Two Items


It is time to see to it that all baptisms or re-baptisms first performed according to the Doctrine of Christ for the calendar year of 2015 are sent to us. As of July 1, 2016 the names we have received for 2015 will be hand-written in the archival temple book. The requirement upon us is that the names be entered into this book in alphabetical order, meaning that any names sent after this above date will not be entered into the main body of the alphabetically listed names, but will be put in an addendum established to record names which have been sent in late.

Please keep in mind this is a handwritten record done in non-erasable archival ink on archival paper. The ink and the paper bond. It is necessary for us to establish a deadline for inclusion in order for us to then collate according to the alphabet, and begin the handwriting process.

Please also remember we only record your name once. If you have sent us your name for a baptism done in a previous year do not re-send it to us. However, if you are not sure it has been sent, please, by all means, send it to us.

Keith Henderson
Central Recorder


I was baptized by my father when I turned eight just like the scriptures say I should have been. Why should I be re-baptized?


“There is coming distress. Those who believe Christ’s doctrine will need the required baptism to survive judgments to come. This is the only way to face Him when He comes again.” (Denver C. Snuffer, Preserving the Restoration. P. 521.)


It is indeed required in the scriptures to be baptized at eight years of age. This same scripture also tells us this baptism was done in regards to the “remission of sins.” (D&C 68: 27.) In other words, through the Atonement of Jesus Christ, all sins committed after baptism would fall under that wonderful atonement, and could, with repentance, be erased and considered payed for through the atoning sacrifice of our Savior and Redeemer, Jesus Christ.

It certainly is a requirement that we teach our little children about repentance and faith in Christ, the Son of the living God, and the gift of the Holy Ghost, and to see to it they are baptized for the remission of sins when eight years of age. (See D&C 68: 25-27.) There is no age in a person’s life when the symbol of baptism more appropriately emulates and symbolizes our Lord and Savior, Jesus Christ, than in a little child at age eight. They stand on the razor’s edge of innocence and accountability. They have not the capability to sin, and no sin as yet can be charged to them, but now they have arrived at a period of accountability, for the things they do after will be theirs. It is the epitome of the symbol of Christ who never sinned, but carried the accountability for the sins of all repentant mankind and for Adam’s transgression, upon His own shoulders. It is innocence that has arrived at accountability, and helps us to see more clearly the Saviors greatness and love for us. The child is to be baptized just as they arrive at this razor’s edge of sinlessness and accountability. And for all the faithful, this is the first baptism.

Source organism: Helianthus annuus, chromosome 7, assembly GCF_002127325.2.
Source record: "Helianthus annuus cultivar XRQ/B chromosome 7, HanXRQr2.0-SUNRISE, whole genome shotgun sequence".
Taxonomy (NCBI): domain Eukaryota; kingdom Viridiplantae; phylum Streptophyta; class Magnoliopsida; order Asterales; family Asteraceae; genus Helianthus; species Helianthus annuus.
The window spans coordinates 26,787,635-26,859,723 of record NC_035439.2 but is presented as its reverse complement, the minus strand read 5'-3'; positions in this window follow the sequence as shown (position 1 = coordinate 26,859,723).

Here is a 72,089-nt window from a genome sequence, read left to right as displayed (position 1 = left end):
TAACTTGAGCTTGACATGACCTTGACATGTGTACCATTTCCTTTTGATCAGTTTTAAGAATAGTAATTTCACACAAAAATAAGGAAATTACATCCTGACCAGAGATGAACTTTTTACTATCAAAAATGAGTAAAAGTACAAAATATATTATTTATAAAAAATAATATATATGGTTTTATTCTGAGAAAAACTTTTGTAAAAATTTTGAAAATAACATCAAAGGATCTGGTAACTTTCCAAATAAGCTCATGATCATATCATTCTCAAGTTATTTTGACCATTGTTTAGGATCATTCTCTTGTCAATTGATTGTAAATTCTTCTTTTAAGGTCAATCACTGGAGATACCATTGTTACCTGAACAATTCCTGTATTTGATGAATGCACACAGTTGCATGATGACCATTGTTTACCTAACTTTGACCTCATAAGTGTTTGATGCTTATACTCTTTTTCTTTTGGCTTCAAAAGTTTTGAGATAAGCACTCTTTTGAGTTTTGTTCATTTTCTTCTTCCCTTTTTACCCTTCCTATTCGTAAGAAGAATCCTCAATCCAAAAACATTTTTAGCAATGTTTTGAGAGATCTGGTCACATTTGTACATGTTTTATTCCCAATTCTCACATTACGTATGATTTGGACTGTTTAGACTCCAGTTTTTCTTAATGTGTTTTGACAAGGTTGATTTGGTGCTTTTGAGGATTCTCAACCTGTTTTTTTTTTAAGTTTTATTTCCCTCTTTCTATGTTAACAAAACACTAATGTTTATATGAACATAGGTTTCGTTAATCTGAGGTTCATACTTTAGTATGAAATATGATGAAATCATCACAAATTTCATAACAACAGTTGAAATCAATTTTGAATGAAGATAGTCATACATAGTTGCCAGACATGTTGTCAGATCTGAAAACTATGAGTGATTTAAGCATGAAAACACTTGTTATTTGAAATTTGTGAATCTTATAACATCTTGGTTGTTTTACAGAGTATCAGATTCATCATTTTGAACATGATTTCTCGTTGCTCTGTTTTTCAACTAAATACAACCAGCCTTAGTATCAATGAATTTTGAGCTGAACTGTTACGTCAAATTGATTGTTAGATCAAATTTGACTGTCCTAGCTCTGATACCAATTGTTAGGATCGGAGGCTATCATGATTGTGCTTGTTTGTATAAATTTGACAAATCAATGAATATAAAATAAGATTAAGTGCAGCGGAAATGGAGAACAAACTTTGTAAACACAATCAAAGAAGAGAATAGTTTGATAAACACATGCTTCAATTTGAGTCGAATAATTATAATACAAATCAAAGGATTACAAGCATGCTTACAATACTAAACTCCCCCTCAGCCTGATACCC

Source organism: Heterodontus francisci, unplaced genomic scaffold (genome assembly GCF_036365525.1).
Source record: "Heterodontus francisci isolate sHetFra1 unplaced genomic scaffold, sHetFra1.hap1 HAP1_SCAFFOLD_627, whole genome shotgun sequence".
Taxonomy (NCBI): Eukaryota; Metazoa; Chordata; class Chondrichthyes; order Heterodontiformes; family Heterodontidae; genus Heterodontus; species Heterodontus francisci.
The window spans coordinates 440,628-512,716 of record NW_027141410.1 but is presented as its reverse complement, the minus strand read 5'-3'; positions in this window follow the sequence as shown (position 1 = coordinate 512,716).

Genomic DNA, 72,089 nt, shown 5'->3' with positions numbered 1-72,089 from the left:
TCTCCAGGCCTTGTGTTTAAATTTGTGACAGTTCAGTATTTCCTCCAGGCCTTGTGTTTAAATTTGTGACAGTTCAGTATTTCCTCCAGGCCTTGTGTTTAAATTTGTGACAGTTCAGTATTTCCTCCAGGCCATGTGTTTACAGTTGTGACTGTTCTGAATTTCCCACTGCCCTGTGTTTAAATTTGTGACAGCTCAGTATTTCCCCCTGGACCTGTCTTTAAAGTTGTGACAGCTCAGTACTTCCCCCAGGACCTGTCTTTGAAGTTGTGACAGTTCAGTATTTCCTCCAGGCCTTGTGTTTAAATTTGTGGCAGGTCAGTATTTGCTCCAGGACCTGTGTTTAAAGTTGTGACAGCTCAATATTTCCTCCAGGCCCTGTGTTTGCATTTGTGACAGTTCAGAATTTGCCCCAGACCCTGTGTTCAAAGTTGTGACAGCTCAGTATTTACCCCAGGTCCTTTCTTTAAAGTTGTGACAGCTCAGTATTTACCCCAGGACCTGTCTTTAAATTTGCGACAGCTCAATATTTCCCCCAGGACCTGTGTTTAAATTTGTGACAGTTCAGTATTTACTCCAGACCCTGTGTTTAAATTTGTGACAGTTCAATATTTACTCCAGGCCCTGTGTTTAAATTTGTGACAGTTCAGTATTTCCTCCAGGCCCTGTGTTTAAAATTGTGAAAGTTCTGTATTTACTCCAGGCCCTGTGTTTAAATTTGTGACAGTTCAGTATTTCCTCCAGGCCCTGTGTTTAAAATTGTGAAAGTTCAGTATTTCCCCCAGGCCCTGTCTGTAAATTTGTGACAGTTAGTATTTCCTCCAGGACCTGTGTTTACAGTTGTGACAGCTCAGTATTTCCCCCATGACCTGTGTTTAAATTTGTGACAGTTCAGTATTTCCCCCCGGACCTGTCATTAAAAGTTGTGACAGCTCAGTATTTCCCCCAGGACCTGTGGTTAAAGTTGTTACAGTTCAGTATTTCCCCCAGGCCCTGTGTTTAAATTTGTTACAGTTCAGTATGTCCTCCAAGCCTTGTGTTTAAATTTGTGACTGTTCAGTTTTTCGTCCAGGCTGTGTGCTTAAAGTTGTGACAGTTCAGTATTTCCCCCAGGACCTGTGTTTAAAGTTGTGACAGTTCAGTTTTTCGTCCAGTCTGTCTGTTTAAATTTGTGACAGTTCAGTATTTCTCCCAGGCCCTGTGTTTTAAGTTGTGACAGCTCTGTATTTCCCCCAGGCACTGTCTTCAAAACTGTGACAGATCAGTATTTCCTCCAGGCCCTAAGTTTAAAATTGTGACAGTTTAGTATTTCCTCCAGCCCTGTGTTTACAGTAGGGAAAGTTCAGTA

But the Savior has not left it at that, for we read in 3 Nephi 11:37-38, “And again I say unto you, ye must repent, and become as a little child, and be baptized in my name, or ye can in nowise receive these things. And again I say unto you, ye must repent, and be baptized in my name, and become as a little child, or ye can in nowise inherit the kingdom of God.”

This cannot be the baptism which is required of a little child at the age of eight, but can only be after the person has lived life for a period of time. It comes after the now adult believes he already knows something, and has become unwilling to receive more. It is after the person has learned a discipline of study, and thinks the gospel should be viewed by the tools of that study and discipline. It is after the person has some regrets about things they have done, or said, or become, or have not done or become. It is after we realize that we have been immersed in the understanding of men, and have become arrogant before God. It is after we have lost those pure joys that came as a child when we learned new things. It is after we have stopped trusting. It is after we no longer will jump into the open and willing arms of a loving father.

It is only after our eyes have been opened, and we have come to the realization that we are not getting anywhere by what we’ve already done. Then we see we need to abandon old ways and begin anew. We need to go back, instead of ploughing ahead, because we have come to realize our direction has been wrong.

D&C 20: 37. “And again, by way of commandment to the church concerning the manner of baptism – All those who humble themselves before God, and desire to be baptized, and come forth with broken hearts and contrite spirits, and witness before the church that they have truly repented of all their sins, and are willing to take upon them the name of Jesus Christ, having a determination to serve him to the end, and truly manifest by their works that they have received of the Spirit of Christ unto the remission of their sins, shall be received by baptism into His church.” (D&C 10: 64-70.)

When we’ve done all this, and come to realize that all are saved on exactly the same principles, we have begun to repent, and the first fruit of repentance is always baptism. (Moroni 8: 25.) We have then come to the appropriate time when baptism is again required. It is now time for the second baptism. This is the baptism 3 Nephi 11: 37-38 is speaking of and pointing to, and without it, “ye can in nowise inherit the kingdom of God.”

This that I write is not complete, for there is a great revelation connected with this subject for anyone that seeks it. This is what should be taught to the people.

May God bless our efforts.

Keith Henderson